I start the lesson with a problem of the day to help students review skills and concepts from prior lessons and develop their ability to problem solve. I call the students up to the carpet. The students find their spots while saying this chant with me.
Criss cross, applesauce, hands in your lap, eyes on the teacher, you've got to show me that.
I project the Problem of the Day on the SMART Board and say to students, "Look at these objects. Sort them into two groups." I ask students for idea of how we can sort the objects. If it is not mentioned, I remind students to think about how we sorted yesterday (floating/sinking). I ask students, "Which group has more?" The ones that float. "What can we say about the group that sinks?" It has less.
I tell students, "Today you will be showing me what you have learned about sorting and comparing objects."
After the Problem of the Day, I prepare the students to take the test. I say, "Today we are going to take our first math test. This is how I know how much you learned about sorting and finding groups that have more or less."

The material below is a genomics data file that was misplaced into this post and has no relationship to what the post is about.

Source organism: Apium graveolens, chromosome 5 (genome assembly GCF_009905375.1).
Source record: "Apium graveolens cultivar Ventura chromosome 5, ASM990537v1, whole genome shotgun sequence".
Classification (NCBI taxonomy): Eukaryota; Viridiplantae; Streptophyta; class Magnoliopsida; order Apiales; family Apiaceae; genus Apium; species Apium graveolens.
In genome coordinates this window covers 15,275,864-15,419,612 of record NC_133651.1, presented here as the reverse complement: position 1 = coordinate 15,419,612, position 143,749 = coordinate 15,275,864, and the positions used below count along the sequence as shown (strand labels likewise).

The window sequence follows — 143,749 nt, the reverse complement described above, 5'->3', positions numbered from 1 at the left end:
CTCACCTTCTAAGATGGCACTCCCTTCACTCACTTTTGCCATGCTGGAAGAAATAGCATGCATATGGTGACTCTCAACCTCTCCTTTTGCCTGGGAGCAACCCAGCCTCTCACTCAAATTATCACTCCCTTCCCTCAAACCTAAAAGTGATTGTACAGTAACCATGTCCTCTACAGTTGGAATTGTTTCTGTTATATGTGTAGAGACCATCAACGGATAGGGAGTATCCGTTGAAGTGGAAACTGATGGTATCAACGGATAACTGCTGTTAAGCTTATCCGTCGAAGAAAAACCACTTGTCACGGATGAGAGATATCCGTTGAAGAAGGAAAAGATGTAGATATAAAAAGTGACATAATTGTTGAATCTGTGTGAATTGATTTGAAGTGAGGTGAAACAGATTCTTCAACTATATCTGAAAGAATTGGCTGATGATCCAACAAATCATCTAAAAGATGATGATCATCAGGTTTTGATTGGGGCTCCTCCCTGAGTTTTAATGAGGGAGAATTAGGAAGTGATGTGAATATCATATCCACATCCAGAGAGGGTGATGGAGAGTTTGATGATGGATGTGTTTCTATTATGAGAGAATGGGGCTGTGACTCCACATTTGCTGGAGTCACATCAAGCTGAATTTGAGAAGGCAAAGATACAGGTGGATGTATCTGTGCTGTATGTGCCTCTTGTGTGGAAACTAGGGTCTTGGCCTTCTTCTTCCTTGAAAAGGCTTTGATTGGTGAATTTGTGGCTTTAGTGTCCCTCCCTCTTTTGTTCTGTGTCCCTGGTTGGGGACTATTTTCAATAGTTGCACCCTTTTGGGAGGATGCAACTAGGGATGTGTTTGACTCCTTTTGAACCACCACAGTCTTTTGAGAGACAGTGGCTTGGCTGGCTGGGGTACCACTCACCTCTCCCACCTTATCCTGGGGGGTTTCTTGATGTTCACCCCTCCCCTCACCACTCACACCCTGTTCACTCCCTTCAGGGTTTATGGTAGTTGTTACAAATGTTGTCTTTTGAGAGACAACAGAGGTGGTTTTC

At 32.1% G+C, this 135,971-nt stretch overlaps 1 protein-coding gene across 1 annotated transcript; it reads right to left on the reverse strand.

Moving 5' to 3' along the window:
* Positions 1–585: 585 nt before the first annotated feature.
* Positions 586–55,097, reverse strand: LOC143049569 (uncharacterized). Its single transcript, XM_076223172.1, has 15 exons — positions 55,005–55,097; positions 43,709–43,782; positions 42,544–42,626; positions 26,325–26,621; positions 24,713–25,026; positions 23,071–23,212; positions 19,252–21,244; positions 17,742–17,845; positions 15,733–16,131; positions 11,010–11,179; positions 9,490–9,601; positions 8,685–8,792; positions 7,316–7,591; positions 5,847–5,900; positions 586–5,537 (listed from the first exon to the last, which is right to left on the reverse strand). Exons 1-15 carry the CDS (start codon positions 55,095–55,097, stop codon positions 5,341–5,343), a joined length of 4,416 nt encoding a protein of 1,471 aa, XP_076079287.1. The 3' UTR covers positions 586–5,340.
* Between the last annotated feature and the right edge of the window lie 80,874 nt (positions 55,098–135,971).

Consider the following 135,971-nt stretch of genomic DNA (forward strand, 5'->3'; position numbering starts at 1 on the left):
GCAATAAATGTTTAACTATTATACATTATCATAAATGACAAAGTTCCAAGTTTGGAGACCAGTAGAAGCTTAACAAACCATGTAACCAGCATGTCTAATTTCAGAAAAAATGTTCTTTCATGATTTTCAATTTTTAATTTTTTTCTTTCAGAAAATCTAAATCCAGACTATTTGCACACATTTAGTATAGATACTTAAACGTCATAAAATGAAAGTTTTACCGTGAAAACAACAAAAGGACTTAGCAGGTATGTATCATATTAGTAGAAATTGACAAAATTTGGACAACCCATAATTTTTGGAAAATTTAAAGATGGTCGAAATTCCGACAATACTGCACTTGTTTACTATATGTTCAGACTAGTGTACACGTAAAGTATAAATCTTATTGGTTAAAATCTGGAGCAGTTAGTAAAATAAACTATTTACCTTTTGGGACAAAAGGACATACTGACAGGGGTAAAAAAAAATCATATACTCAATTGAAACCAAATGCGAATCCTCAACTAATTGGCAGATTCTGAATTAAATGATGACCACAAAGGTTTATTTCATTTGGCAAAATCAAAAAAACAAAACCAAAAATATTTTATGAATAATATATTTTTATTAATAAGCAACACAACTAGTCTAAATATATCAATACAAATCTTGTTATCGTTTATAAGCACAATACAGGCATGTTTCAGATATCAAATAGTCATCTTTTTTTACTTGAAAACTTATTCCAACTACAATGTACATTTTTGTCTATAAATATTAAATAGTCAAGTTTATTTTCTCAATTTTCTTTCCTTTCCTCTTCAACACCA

I have the students turn and face the back of the room, towards the small group table. I hold up the dividers that I will be using to separate the students during the test. I say, "I will be calling a few of you up at a time to take the test. You will come sit at my table just like you do during small group time, but these dividers will be between you and your friends. You need to keep your eyes on your own paper. That way I will see what you know on your paper and what your friends know on their papers."
I set up the dividers so the students can see how the table is going to look. I then walk back to the front of the room by the students to tell them what they will be doing. "While I am calling people back to take the test, you will be working on your center activity. This will be almost like a regular day of centers, but we need to remember to be extra quiet so that our friends can pay attention and do their very best on the their tests!"